WASHINGTON — Georgia Republicans overwhelmingly voted in favor of a national defense bill that includes 3% pay raises for troops and funding for programs at military installations across Georgia.
However, the measure also contains a provision to rename bases named after Confederate leaders, including two in Georgia, and lacks language pertaining to social media companies that President Donald Trump sought. As a result, Trump followed through on his promise and vetoed the legislation Wednesday.
Now, the Georgia congressional delegation’s 10 GOP members must decide whether they will vote next week to override the president’s veto and enact the National Defense Authorization Act anyway. The decision is particularly difficult for U.S. Sens. David Perdue and Kelly Loeffler, who have both linked their runoff campaigns to having the president’s support.
None of these congressional Republicans responded to a question about whether they will vote to override Trump’s veto. Although many are active on social media, none of them mentioned the NDAA in posts since the president’s decision became public.
Before Trump’s decision became public, Loeffler was non-committal about supporting an override. She said she would “certainly have a look at it, if that moment comes” but wanted to support the military.
There is disagreement among Republican senators about how to proceed. South Carolina U.S. Sen. Lindsey Graham said he will not vote to override Trump’s veto unless lawmakers approve an amendment that repeals the social media protections as the president asked.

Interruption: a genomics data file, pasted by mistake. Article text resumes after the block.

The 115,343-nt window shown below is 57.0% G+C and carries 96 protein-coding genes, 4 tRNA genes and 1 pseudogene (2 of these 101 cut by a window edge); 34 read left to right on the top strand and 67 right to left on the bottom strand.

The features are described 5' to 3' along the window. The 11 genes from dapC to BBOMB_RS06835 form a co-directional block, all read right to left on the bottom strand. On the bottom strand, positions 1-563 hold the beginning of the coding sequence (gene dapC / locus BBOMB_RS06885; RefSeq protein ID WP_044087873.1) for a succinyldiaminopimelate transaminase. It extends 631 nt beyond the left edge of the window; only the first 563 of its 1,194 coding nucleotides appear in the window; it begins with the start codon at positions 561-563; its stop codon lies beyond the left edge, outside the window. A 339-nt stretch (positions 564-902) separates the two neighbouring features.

On the other hand, the Republican chairman of the Senate’s Armed Forces Committee urged colleagues to move forward with making the bill law.
“The NDAA has become law every year for 59 years straight because it’s absolutely vital to our national security and our troops,” said U.S. Sen. Jim Inhofe of Oklahoma. “This year must not be an exception. Our men and women who volunteer to wear the uniform shouldn’t be denied what they need — ever.”
Both chambers approved the bill, HR 6395, earlier this month with veto-proof majorities. But this will be the first time Congress will attempt to gather the two-thirds vote needed to override a Trump veto, and some GOP lawmakers who previously supported the bill may be uncomfortable participating in such a public rebuke of a presidential action.
Democrats say they are ready to force the vote. Georgia U.S. Reps. Hank Johnson, D-Lithonia, and Kwanza Hall, D-Atlanta, both said they will vote yes again on the NDAA when the House meets Monday.
“The president’s stated reasons for vetoing this legislation — preserving the names of Confederate soldiers on military installations and regulating social media companies — are insufficient to block the funding of our military, providing pay increases to our men and women in uniform, and keeping our nation safe from global threats,” Hall said Wednesday.
U.S. Rep. Jody Hice, R-Monroe, was the only member of Georgia’s delegation to vote against the bill. U.S. Rep. Austin Scott, a Tifton Republican who served on the conference committee that negotiated the final version, missed the vote because he was recovering from COVID-19. But he released a statement then saying he supported the legislation and hoped Trump would not veto it.
Perdue and Loeffler also voted in favor of the NDAA, although they later released a joint statement criticizing the base renaming provision that affects Georgia’s Fort Benning and Fort Gordon. The Senate is likely to meet Tuesday to discuss an override.
Staff writer Greg Bluestein contributed to this report.
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Credit: Jason Getz / Jason.Getz@ajc.com